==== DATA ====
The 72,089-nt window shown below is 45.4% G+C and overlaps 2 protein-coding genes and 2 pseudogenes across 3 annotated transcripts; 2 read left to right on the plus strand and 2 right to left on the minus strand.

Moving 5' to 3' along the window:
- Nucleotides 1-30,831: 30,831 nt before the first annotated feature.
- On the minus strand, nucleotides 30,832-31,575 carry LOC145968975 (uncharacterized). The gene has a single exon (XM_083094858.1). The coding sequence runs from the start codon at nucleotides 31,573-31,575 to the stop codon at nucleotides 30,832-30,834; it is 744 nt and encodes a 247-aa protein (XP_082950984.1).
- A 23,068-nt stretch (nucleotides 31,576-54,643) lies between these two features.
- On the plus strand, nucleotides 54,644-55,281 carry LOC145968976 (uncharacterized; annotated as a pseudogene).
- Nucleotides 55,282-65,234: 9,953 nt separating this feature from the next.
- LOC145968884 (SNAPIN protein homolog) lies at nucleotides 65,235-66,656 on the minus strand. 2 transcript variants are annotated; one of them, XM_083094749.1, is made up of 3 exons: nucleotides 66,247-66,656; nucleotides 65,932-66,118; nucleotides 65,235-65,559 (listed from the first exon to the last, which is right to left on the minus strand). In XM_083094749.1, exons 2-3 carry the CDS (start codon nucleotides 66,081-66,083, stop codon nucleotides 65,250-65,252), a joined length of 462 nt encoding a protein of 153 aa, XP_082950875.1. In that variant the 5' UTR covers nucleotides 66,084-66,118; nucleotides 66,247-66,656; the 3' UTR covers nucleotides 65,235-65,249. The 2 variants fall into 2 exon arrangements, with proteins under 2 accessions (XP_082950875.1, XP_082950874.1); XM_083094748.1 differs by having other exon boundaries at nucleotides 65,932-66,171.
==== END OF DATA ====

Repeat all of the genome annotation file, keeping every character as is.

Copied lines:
The 72,089-nt window shown below is 45.4% G+C and overlaps 2 protein-coding genes and 2 pseudogenes across 3 annotated transcripts; 2 read left to right on the plus strand and 2 right to left on the minus strand.

Moving 5' to 3' along the window:
- Nucleotides 1-30,831: 30,831 nt before the first annotated feature.
- On the minus strand, nucleotides 30,832-31,575 carry LOC145968975 (uncharacterized). The gene has a single exon (XM_083094858.1). The coding sequence runs from the start codon at nucleotides 31,573-31,575 to the stop codon at nucleotides 30,832-30,834; it is 744 nt and encodes a 247-aa protein (XP_082950984.1).
- A 23,068-nt stretch (nucleotides 31,576-54,643) lies between these two features.
- On the plus strand, nucleotides 54,644-55,281 carry LOC145968976 (uncharacterized; annotated as a pseudogene).
- Nucleotides 55,282-65,234: 9,953 nt separating this feature from the next.
- LOC145968884 (SNAPIN protein homolog) lies at nucleotides 65,235-66,656 on the minus strand. 2 transcript variants are annotated; one of them, XM_083094749.1, is made up of 3 exons: nucleotides 66,247-66,656; nucleotides 65,932-66,118; nucleotides 65,235-65,559 (listed from the first exon to the last, which is right to left on the minus strand). In XM_083094749.1, exons 2-3 carry the CDS (start codon nucleotides 66,081-66,083, stop codon nucleotides 65,250-65,252), a joined length of 462 nt encoding a protein of 153 aa, XP_082950875.1. In that variant the 5' UTR covers nucleotides 66,084-66,118; nucleotides 66,247-66,656; the 3' UTR covers nucleotides 65,235-65,249. The 2 variants fall into 2 exon arrangements, with proteins under 2 accessions (XP_082950875.1, XP_082950874.1); XM_083094748.1 differs by having other exon boundaries at nucleotides 65,932-66,171.